Driving in the Fast Lane

California-based Dash Navigation, Inc. has created a GPS device that uses cell towers and wi-fi to keep drivers up to date with the latest traffic information.

The Dash Express is the world’s first two-way Internet-connected GPS device.
The Dash Express provides the most current information from other drivers in a given area in real time, obtaining its information from road sensors, commercial fleets and historical traffic information via a partnership with Inrix, the premier traffic data provider in the U.S. Each device collects traffic data from its GPS location and sends that information to the company, which creates maps of real-time traffic that are transmitted back to each device. The system is so smart that it even compensates for extremely fast or slow drivers. “The larger our network grows, the better traffic information becomes,” explains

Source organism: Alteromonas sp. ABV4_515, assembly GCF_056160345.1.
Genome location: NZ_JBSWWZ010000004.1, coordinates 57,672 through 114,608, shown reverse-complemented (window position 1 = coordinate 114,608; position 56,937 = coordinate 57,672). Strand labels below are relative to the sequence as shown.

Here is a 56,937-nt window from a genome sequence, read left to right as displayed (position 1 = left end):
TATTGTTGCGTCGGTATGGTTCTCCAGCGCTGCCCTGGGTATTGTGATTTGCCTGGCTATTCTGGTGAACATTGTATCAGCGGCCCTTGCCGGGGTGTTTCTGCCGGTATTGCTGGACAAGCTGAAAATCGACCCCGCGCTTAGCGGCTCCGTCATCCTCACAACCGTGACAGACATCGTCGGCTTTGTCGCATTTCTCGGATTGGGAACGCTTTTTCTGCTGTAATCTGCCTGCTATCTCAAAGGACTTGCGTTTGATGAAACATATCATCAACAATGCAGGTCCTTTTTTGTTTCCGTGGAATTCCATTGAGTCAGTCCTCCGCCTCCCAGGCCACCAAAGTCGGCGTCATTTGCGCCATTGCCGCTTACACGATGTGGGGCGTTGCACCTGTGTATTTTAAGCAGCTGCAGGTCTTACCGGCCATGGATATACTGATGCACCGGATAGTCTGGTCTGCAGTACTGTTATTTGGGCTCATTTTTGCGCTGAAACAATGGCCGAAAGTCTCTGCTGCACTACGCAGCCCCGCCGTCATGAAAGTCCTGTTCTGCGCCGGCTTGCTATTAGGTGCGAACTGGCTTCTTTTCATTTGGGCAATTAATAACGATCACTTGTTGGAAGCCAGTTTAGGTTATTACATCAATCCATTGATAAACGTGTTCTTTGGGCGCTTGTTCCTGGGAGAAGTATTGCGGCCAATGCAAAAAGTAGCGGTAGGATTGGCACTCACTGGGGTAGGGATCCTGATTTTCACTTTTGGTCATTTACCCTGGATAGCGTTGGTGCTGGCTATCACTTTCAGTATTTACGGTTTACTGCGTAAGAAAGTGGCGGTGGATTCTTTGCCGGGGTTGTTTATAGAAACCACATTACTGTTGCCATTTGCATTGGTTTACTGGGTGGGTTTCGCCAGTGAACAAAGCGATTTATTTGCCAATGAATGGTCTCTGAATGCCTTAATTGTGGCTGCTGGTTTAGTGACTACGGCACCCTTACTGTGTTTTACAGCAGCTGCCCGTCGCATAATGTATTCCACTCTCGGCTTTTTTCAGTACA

Another huge leap forward is the ability for customers to create their own applications for the Dash Express. Coldwell Banker, for example, developed an application that allows drivers to access information on houses for sale within a certain radius of their GPS coordinates. Users can also create their own search buttons at and send them directly to their devices—anything from your online address book to movie times and songs currently playing on radio stations in the area.

All of this comes at a hefty price—$399.99 for the device, plus a monthly service charge which runs between $9.99 and $12.99. For more information, visit iBi